Count Stewart Willis among authors.
Willis is a graduate of the United States Military Academy and the graduate school of Rensselaer Polytechnic Institute. He served in Taiwan and later in Vietnam as Signal Officer of the 173rd Airborne Brigade. He spent sixteen years of his military career as a Professor of Physics at the U.S. Military Academy. Following his retirement from the army, he worked for twelve years with TRW, Inc., as a manager on the Department of Energy’s Nuclear Waste Project at Yucca Mountain in Nevada. Willis was mayor of our town of Washington from 1994 to 2003. He pretty much dropped out of sight the past decade taking care of his ill wife. Following her death in 2015, he took up writing, which was something he had thought about for years.
His book, “Gestation Seven, One Was Black and One Was White,” is a novel exploring the perils of uncontrolled experiments on the human genome. Readers follow a mystery case that unveils more and more surprises.
“Gene modification is a continuing subject in today’s publications; genetic research is taking place and will affect all of mankind. This book will appeal to readers because it involves normal people,” Willis shares.
Gestation Seven reminds us that there needs to be careful control of what genetic science does. The book is available at Amazon, Barnes and Noble, and Google Books.
This is Willis’ first novel.
He will be holding a book-signing this Saturday, May 27 from 1 p.m. to 5 p.m. at Rare Finds Gifts and Antiques in Washington.
He dedicates this book to his wonderful wife, Eve, for all the good years they shared together.
Stewart Willis currently resides in Sperryville with his greyhound/borzoi cross, Charlie.
Karissa Epley and Laurie Smith have stepped up to co-chair the 2017 Rappahannock County Farm Tour. Molly Peterson, who chaired the very successful 2016 Farm Tour, has volunteered for a much more important role this year: mother to her new son, Alden.
Now celebrating its 9th year, the Rappahannock County Farm Tour, to be held Saturday, Sept. 23 and Sunday, Sept. 24, is a free, two-day, self-guided tour offering a behind-the-scenes glimpse of our working farms. Farms of all types across the county join together for a day of activities and demonstrations for visitors from throughout the state and beyond.
Karissa is a Pennsylvania native who grew up surrounded by Amish farmlands. Having moved to the county two years ago from Chesapeake, Va., Karissa has high aspirations of starting her own farm on her 10-acre property in Castleton.
Laurie spent much of her childhood on her grandparents’ farm in Boswell’s Tavern. You might say that farming is in her blood. A 20-year resident of Rappahannock County, Laurie lives on a small homestead in Amissville with goats, sheep, rabbits, chickens — and her partner, Mark.
If you’d like to be a part of the farm tour — as a farm on the tour, a sponsor, or a volunteer — please send an email to firstname.lastname@example.org or leave a message at 540-937-7977.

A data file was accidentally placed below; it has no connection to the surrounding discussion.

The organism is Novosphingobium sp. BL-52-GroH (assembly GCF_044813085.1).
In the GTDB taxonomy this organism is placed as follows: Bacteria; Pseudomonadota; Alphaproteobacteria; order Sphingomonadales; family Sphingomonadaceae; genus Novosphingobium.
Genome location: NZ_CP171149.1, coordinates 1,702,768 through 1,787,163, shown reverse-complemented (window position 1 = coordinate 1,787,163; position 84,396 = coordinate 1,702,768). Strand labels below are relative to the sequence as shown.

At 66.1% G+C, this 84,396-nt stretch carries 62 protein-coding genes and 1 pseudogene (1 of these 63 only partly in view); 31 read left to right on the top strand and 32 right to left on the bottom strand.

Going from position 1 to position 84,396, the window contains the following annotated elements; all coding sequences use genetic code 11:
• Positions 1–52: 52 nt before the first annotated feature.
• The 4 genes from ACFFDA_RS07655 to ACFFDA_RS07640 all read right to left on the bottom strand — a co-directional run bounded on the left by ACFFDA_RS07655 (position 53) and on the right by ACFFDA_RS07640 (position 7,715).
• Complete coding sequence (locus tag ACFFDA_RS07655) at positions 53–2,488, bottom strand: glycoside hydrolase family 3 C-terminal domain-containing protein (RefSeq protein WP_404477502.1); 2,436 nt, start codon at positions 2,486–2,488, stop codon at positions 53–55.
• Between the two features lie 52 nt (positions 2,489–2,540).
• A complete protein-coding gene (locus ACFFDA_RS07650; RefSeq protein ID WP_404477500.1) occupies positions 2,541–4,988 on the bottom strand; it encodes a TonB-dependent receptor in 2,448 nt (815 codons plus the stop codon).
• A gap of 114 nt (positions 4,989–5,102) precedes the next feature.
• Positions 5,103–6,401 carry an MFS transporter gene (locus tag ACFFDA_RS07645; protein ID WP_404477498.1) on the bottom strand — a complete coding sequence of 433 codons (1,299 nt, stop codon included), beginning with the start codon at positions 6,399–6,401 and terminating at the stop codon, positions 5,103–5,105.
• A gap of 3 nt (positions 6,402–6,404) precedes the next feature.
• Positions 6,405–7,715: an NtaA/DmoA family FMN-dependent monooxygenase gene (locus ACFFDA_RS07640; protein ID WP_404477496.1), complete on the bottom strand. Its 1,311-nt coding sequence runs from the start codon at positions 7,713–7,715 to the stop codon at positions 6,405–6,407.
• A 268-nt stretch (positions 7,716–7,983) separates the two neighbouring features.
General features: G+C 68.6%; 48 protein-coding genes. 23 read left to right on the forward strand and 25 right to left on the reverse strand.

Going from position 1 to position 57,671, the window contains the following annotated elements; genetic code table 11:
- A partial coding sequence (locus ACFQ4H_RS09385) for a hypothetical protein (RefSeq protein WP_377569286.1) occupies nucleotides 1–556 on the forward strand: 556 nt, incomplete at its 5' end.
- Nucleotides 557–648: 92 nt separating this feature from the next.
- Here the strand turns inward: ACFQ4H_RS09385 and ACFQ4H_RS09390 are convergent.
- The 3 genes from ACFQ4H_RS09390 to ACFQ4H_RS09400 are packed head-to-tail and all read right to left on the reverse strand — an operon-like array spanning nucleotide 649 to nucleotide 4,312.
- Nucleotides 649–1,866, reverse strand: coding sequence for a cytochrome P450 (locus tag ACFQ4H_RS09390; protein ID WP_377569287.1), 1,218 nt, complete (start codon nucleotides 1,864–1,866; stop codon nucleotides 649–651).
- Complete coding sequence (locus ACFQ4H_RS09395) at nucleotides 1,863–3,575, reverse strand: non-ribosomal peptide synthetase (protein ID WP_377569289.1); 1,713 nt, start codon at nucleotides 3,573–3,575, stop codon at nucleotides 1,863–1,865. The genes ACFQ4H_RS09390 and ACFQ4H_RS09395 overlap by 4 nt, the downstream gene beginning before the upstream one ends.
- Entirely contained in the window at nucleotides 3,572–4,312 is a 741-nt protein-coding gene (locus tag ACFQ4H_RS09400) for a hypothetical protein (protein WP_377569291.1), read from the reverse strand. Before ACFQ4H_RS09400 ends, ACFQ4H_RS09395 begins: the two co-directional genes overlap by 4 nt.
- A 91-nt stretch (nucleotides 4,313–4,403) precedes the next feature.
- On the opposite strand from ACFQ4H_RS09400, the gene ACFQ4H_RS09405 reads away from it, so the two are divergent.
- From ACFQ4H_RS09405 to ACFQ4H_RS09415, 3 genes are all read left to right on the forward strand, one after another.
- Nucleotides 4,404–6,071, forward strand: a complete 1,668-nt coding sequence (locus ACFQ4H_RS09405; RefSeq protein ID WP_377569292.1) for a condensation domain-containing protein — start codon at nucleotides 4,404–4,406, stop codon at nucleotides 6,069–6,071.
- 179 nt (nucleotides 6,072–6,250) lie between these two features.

Child Care Learning Center’s 2004 pre-kindergarten class alumni came for a return visit on Thursday, May 18, this time clad in their full Rappahannock High School graduation regalia. After catching up with their former preschool teachers at CCLC, they took plenty of photos.Their pre-K teachers from 2004 could not be more proud of each one of their 26 young grads and are so happy to have the 14 still in our county. This meant so much to all of the CCLC.
Book Barn has a great selection of books for summer/beach reading, and at great prices. Also, take the kids over for some summer reading fun. They also have a great selection of cookbooks. The Book Barn is open on Saturdays from 9-3 and is staffed by volunteers. All proceeds go directly into the Rappahannock Library system; that includes the computers which are available for public use and the salary of Laura Skauge, who provides expert computer help to anyone who seeks it on Wednesdays from 4 to 8 p.m.
Birthday wishes go out to my grandson, John-Michael Lane Fox, who is celebrating his special day today (May 25). Happy birthday John-Michael!
A day to remember
As summer approaches, Memorial Day often provides a day off when families can get together for a picnic. But this day has been set aside for a very special reason. It is to honor those who have given their lives for this country or who are now serving to protect our freedoms.
Let’s take time on Monday, May 29, to raise the flag high and pause in prayer to say “thank you” for the free life we are each living. We should feel proud every day for our beautiful flag and for the great fortune we have to be Americans. I hope everyone has a safe and “Happy Memorial Day” weekend!
Speaking of safe . . .
The Virginia State Police and Rappahannock County Sheriff’s Office will be out in full force ticketing all motorists that are violating traffic laws this weekend. Make sure when you get in your vehicle, buckle up before driving off, and watch the speed limit. The happy outcome will be that we’re still alive and we won’t have to pay up!
Have a wonderful week.